Re-classification of Erstwhile Promoters as public shareholders

On Company’s application, submitted on July 31, 2020 to stock exchanges, for re-classification of Promoters and Promoters Group, the stock exchanges viz. National Stock Exchange of India Limited (NSEL) and Bombay Stock Exchange Limited (BSEL) gave their approval on June 11, 2021 and June 12, 2021 respectively for reclassification of following Promoters & Promoter Group into public category:

Promoters (Erstwhile now)

1. Malvinder Mohan Singh

2. Shivinder Mohan Singh Promoters Group (Erstwhile now)

3. Japna Malvinder Singh

4. Aditi Shivinder Singh

5. Abhishek Singh

6. RHC Finance Private Limited

7. RHC Holding Private Limited

8. PS Trust (held in the name of Malvinder Mohan Singh & Shivinder Mohan Singh)

The Erstwhile Promoters & Promoter Group held combined equity shareholding of 0.31% of total equity shares of the Company as on March 31,2021. Pursuant to the Re-classification of Promoters / Promoters Group (Erstwhile now), the Company has now become a "Listed entity with no Promoters".

Revival efforts of Religare Finvest Limited

The Reserve Bank of India (RBI) vide its letter dated January 18, 2018, advised Religare Finvest Limited (RFL) to adhere to Corrective Action Plan (RBI CAP), which inter-alia prohibits RFL from expansion of credit / investment portfolios other than investment in government securities and advised RFL to not pay any dividends. RFL’s new Board and Management have been taking necessary corrective measures as advised by the RBI and is making concerted efforts towards the revival of RFL. During the year ended March 31,2021, RFL has submitted revised Debt Restructuring Plan (DRP) to the lenders and proposed revised DRP, with Religare Enterprises Limited (REL / Company) continuing as the promoter of RFL. The Lead Banker of RFL in aforesaid DRP i.e. State Bank of India (SBI) has vide letter dated June 3, 2021 conveyed that the aforesaid proposal is under consideration on merit (with REL as a shareholder) and the same will be considered if it is in compliance of RBI circular dated June 07, 2019 (DBR No. BP.BC. 45 /21.04.048 /2018-2019) and the same is subject to necessary internal approvals by all Consortium Lenders. It was also conveyed that this does not amount to a commitment on its part to re-structure the facility sanctioned to RFL. Thereafter, the Company has raised requisite funds via preferential allotment of equity shares in order to repay the loans due to RFL from the Company and its subsidiary to meet the one of the pre-condition of the proposed DRP.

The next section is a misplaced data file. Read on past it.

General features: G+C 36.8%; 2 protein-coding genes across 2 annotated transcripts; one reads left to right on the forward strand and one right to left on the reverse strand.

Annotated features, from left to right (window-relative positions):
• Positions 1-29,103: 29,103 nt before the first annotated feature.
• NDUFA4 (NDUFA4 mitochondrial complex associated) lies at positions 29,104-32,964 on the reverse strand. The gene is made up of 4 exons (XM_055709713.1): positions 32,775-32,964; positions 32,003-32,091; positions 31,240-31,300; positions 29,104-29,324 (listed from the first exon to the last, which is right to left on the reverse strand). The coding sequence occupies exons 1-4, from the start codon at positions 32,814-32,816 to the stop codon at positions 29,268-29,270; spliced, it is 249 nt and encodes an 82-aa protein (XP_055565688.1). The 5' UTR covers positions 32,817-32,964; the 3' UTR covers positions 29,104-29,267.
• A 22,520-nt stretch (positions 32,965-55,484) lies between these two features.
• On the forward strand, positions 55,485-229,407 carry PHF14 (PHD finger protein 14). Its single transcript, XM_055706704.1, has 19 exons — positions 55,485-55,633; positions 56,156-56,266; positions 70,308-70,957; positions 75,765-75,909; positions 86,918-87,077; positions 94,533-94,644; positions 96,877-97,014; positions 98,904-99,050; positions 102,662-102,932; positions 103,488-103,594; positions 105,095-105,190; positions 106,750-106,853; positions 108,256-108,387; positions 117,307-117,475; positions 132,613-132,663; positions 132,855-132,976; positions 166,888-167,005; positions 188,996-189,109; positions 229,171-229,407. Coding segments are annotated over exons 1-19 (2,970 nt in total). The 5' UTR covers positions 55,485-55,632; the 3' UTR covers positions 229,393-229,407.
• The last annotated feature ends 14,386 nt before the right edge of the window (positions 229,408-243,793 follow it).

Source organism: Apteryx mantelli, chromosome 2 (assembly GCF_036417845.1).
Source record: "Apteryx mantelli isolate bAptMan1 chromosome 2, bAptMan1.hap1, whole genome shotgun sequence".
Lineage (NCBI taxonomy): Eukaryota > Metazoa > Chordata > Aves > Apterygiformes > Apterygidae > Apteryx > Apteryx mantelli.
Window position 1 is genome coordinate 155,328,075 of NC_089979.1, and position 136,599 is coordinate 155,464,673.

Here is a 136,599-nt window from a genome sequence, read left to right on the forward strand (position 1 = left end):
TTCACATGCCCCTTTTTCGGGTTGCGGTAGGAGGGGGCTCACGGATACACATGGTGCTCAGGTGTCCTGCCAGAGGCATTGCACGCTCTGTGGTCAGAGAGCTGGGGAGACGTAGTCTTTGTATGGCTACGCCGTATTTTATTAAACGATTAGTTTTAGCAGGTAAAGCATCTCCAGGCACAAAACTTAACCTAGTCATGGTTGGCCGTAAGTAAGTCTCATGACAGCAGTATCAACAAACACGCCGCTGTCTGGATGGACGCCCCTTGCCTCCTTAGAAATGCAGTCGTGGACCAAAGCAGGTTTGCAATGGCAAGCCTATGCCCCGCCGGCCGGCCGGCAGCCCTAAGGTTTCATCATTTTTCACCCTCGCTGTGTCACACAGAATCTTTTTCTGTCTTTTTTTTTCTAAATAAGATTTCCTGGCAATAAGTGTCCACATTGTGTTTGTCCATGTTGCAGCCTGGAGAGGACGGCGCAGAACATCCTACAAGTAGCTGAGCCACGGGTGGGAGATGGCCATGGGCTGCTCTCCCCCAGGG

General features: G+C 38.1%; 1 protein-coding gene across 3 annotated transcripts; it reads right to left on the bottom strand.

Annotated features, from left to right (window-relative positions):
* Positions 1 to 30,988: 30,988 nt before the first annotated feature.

Settlement with Axis Bank Limited:

Axis Bank filed a legal case in Hon’ble Debt Recovery Tribunal, New Delhi (DRT) against the Company and its subsidiaries, Religare Capital Markets Ltd (RCML) and Religare Capital Markets International (Mauritius) Limited (RCMIML) amongst other, for recovery of Rs 312.93 crore in relation to a Credit Facility obtained by RCMIML from Axis Bank. While the Company had not provided any guarantee/securities in relation to the aforesaid Facility, Company had executed a Non Disposal Undertaking (NDU) in favour of Axis Bank, with regard to its equity shareholding in CHIL. The Hon’ble DRT had passed interim restraint orders dated 21.03.2018 and 26.08.2019, against the Company amongst others, restricting it from sale of any assets. In view of same the Company settled the dispute with Axis Bank by paying a total settlement amount of Rs 170 crore, in tranches (Rs 17 crore in FY20 and Rs 153 crore in June 2020) and pursuant to this settlement the Hon’ble DRT vide its order dated July 13, 2020 has deleted REL, RCML and RCMIML from the list of parties and vacated interim restraints orders passed earlier.

COVID-19 Impact:

The COVID-19 pandemic has been significantly impacting the economic activities and business operations of the companies across the Country on account of lockdown conditions that started and prevailed for most of the financial year. The Company, being a Core Investment Company (CIC), has invested its funds primarily in money market instruments and inter corporate loan to its subsidiaries. Hence, temporary market shocks (such as those due to pandemics/epidemics like COVID-19) are not considered to have a material impact on the business of the Company on standalone basis. The COVID-19 pandemic has however impacted the Group’s business operations in respect of its health insurance subsidiary (Care Health Insurance Limited (CHIL)) and subsidiaries engaged in the business of lending (i.e. RFL, together with its subsidiary, Religare Housing Development Finance Corporation Limited (RHDFCL)).

Considering the fact that COVID-19 can substantially impact the claim level in future, and the ‘Reserve for unexpired risk’ held in normal course may not be adequate to meet the increased level of claims, CHIL has created provision as at March 31,2021 of Rs 135.87 crore (as March 31,2020: Rs 24.5 crore) towards premium deficiency, based on the review conducted and as advised by its Appointed Actuary, which is also in terms of its accounting policy on Premium Deficiency Reserve.

Apart from other adverse effects, the pandemic has put constraints on recovery of overdues from customers of RFL and RHDFCL. During the year, both RFL and RHDFCL have ensured compliance with various measures announced by various authorities from time to time such as extension of moratorium granted to borrowers, benefit

of asset classification, Resolution Framework for COVID-19-related stress, grant of ex-gratia payment of difference between compound interest and simple interest, etc. RFL is required to refund/adjust an estimated sum of Rs. 8.76 crore to the eligible borrowers for refund of interest on interest/compound interest/penal interest, which will be refunded/ adjusted in instalments due from respective borrowers in FY22. Similarly, RHDFCL has computed an amount of Rs 66.9 Lakh to be refunded / adjusted in accounts of the borrowers.